“What should I say?”
I get this question a lot. It almost always comes up when I do speaking events at colleges and conferences. During the Q&A, an incredibly kind and thoughtful person stands up and says, “I don’t have anxiety, but my partner/friend/parent/kid does. How do I help them?”
I first tell them they are pretty much an angel walking around among us. They care so much that they came to a talk about someone else’s issue just so they could learn to help. I hope that a million blessings fall on their heads.
Then I say that I don’t have a one-size-fits-all answer, but I can tell them what helps me when I’m in the middle of an anxiety spiral:
Ask if there is anything you can do
99% percent of the time, I’m going to say there is nothing you can do. But it’s going to make me feel loved and supported that you asked. And on the occasion that I really do need something (Can you bring over dinner? Meet me at the gym for a workout? Get me out of this social obligation?) I’ll know you actually mean it.
Understand that I don’t need you to fix anything
Most of the time, I just need to explain what is in my head and have someone hold my hand and say something like, “ugh, I’m sorry, that sucks.” Please know there is zero pressure on you to fix whatever is going on. And you definitely don’t need to fix me. I’m not broken. I’m just a girl with some anxiety.
Let me cry
Crying is good for me – it’s a release valve. Trying to shove those emotions down is much worse than just crying it out for a little while. If you can just sit with me through the uncomfortable ugly cry and maybe get me another Kleenex, that is incredibly meaningful.
Tell me you get it, that you’ve been here (if you really mean it)
This is a controversial one. I frequently see the advice that you shouldn’t tell a struggling person your own stories of struggle or say that you know how it feels. But personally, I love it when someone does that. It makes me feel less alone to know that other people have had to deal with this shit, too. It reminds me that things won’t always feel this hard. So use your own judgment with this one. But always make sure that you are listening first, and sharing your experience as a distant second.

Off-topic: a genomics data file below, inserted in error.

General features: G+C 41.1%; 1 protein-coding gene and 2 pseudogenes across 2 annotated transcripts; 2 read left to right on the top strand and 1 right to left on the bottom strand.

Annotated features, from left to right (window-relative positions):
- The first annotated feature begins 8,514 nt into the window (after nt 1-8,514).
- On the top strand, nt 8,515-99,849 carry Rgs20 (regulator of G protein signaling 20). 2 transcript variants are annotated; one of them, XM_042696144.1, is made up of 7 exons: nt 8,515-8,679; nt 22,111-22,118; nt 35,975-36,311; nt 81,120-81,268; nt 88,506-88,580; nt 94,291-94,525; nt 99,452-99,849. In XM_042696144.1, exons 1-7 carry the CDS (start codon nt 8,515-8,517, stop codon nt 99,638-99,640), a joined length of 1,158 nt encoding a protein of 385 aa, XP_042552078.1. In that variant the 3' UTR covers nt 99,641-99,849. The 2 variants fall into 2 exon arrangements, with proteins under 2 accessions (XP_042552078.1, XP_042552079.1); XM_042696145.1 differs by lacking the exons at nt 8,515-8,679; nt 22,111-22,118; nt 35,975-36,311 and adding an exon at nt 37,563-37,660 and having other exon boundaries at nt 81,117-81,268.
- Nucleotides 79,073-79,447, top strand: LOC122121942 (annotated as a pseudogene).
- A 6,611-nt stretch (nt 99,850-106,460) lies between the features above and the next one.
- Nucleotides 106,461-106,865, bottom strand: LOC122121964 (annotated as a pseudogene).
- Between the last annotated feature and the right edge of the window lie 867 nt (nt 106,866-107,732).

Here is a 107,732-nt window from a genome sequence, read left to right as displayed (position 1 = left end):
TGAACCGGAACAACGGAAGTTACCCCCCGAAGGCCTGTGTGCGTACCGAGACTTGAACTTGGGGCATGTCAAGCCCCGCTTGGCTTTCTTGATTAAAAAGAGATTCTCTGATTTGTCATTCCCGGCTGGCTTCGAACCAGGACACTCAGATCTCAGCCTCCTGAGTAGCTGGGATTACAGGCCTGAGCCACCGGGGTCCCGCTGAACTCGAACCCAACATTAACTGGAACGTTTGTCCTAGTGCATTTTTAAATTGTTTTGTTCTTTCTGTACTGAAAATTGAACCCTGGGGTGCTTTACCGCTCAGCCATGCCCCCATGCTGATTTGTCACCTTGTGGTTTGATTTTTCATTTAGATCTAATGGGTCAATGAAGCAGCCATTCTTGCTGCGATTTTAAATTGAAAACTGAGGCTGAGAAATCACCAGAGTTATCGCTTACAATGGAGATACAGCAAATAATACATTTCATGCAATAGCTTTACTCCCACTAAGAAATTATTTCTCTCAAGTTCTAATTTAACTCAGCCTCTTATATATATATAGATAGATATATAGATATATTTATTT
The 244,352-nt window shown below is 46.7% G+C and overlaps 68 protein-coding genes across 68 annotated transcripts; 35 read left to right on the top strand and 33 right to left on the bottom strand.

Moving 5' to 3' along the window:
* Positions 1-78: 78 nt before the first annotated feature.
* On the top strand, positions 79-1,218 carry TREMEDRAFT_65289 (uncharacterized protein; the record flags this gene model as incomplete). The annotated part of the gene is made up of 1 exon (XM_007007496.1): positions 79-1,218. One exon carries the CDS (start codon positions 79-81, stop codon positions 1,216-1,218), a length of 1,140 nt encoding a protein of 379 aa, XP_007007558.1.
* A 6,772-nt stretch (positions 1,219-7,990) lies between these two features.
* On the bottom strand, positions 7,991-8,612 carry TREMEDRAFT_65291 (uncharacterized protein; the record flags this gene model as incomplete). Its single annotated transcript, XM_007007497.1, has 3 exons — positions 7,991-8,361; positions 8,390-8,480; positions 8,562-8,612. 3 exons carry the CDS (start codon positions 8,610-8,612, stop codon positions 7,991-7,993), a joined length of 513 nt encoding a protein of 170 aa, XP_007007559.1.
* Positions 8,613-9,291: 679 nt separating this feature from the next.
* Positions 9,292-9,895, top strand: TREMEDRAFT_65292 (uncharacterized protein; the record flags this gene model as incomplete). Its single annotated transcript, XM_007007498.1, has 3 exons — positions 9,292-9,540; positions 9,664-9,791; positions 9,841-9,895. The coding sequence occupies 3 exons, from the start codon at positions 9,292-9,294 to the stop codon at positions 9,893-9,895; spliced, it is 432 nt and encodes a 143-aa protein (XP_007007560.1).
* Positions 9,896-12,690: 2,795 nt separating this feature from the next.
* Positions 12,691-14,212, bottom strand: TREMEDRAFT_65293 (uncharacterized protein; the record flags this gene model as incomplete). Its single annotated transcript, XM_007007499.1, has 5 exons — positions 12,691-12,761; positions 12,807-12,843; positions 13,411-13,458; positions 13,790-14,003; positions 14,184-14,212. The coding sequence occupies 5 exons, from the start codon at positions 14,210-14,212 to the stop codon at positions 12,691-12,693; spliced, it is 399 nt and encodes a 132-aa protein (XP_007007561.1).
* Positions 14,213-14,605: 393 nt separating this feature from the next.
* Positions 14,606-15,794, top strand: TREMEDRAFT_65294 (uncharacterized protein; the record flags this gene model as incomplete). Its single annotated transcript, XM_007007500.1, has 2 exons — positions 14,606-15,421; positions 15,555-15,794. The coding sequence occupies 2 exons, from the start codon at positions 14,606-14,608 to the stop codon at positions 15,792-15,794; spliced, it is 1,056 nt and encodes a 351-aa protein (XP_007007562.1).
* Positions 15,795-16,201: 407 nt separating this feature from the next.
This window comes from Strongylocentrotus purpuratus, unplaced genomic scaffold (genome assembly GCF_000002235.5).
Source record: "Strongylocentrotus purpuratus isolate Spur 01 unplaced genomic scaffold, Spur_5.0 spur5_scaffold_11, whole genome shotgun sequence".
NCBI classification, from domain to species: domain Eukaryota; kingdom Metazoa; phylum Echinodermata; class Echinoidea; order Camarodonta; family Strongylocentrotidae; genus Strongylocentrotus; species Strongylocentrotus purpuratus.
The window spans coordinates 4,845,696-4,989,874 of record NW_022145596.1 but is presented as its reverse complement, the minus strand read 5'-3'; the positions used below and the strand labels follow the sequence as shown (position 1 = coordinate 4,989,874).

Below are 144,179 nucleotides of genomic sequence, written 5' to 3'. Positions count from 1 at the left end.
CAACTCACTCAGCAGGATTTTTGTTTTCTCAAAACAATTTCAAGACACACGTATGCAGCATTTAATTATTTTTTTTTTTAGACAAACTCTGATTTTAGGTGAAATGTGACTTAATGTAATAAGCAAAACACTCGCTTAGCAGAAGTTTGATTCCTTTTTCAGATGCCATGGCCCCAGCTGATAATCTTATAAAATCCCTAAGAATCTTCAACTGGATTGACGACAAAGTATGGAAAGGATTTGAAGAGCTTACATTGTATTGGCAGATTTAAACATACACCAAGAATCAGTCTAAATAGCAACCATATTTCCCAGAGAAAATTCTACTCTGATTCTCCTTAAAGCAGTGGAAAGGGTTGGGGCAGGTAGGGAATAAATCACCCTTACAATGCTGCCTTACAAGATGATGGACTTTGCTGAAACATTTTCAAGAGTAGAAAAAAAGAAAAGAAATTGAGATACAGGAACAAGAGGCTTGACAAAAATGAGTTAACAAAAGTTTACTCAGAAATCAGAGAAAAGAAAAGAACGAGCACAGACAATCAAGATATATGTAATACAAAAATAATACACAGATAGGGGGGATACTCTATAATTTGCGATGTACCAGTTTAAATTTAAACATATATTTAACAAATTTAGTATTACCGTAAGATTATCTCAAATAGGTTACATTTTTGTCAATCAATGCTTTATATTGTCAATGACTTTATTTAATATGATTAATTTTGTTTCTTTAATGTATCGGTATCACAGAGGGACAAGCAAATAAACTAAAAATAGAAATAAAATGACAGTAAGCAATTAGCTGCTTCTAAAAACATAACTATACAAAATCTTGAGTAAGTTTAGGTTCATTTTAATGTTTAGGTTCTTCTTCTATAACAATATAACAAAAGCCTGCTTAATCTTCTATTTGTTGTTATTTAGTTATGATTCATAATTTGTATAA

Be silly with me
Lightening things up always helps me put things in perspective. Not in dismissive “it could be worse, you could be a Rohingya refugee” kind of way — but let me know we can laugh together and it’s not always about my anxiety. Cute animal memes or cuddling up together for an Arrested Development marathon might seem frivolous, but it can help to stop the Doom Spiral.
Text to check in the next day
The “Just thinking of you and sending a hug” text is a wonderful thing. A well-timed heart emoji has been known to turn my entire day around. For many of us with anxiety, we worry that people will decide that we’re annoying or overreacting or just too much to handle. A quick check-in lets me know that you’re still here, that my anxiety didn’t freak you out, that you love me for who I am, which is so much bigger than the anxiety. (And you know that phone anxiety is a legit thing for some of us, right? So yeah, a text is better than a call.)
It’s not easy to love someone with anxiety. So to all those friends and family members who care to learn and support us — thank you. We’re grateful from the bottom of our anxious little hearts.
**Want to read more from me about anxiety and depression? I wrote a whole book on the topic — Not Just Me: Anxiety, depression, and learning to embrace your weird. **
Have additional ideas that have been useful to you? Please leave them in the comments!